He spent the next hour on the phone with Israeli army officials trying to seek permission to pass through the checkpoint. Incredibly, he was told, "We don't know where you are." He repeatedly described his clearly marked car, our location, the names of the nearby Palestinian village and closest Israeli settlement, and the fact that the soldiers were detaining several Palestinian youths. His efforts were futile. Cars continued to line up behind us, but nobody else dared approach the soldiers after the shooting incident. The original group of soldiers departed, taking the Palestinian youths with them.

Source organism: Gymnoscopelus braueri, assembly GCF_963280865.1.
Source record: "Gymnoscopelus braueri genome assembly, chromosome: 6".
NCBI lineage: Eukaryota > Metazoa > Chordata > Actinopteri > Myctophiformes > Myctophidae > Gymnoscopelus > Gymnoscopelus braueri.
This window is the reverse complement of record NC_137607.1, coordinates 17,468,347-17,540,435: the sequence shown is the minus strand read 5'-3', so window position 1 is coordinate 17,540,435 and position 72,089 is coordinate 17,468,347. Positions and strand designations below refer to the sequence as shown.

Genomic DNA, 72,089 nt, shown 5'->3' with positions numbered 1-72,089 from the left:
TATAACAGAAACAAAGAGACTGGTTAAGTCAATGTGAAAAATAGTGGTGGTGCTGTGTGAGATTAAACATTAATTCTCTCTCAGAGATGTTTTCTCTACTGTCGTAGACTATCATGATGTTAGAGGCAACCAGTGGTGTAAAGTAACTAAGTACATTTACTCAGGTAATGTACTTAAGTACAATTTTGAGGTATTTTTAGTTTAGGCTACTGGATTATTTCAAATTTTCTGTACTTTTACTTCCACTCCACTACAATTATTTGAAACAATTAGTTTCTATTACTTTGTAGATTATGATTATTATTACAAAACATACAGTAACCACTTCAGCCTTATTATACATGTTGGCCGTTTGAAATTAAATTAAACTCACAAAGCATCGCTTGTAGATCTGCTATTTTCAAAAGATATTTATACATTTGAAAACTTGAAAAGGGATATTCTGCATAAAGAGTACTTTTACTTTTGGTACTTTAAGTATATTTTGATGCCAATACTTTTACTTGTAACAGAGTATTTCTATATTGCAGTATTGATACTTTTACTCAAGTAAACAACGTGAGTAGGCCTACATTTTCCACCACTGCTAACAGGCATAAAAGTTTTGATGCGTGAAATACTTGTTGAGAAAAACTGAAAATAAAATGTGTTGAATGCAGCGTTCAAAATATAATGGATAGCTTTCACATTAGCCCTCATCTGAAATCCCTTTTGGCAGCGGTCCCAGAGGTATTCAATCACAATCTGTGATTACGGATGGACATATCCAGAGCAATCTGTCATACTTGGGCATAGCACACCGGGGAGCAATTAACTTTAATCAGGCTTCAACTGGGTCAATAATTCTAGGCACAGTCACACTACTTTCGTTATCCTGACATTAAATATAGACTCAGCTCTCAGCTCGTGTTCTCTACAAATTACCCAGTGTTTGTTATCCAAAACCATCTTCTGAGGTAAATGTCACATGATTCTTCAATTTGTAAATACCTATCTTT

They were replaced by another group of soldiers who expanded the roadblock to the main north-south road, halting all Palestinian traffic in the area. Khaled was quite frustrated. At this point, he was just another West Bank Palestinian, subject to the same humiliating restrictions on movement faced by everybody else during much of the past three months. After more than an hour, with Khaled still on the phone, the Israeli soldiers suddenly decided to depart the checkpoint. The Israeli army officials on the phone still "did not know" where we were. By now quite disgusted, Khaled hung up, and we proceeded on our arduous journey to Jerusalem. Along the way, there were several more checkpoints: one south of Nablus and one on the outskirts of Jerusalem. We passed my family's town in the central West Bank, where an Israeli army jeep and tractor were busy sealing off the main road to prevent entry into or exit from the town. Then we passed by an area where a few hours before a Palestinian child had been murder,ed by Israeli, settlers. ,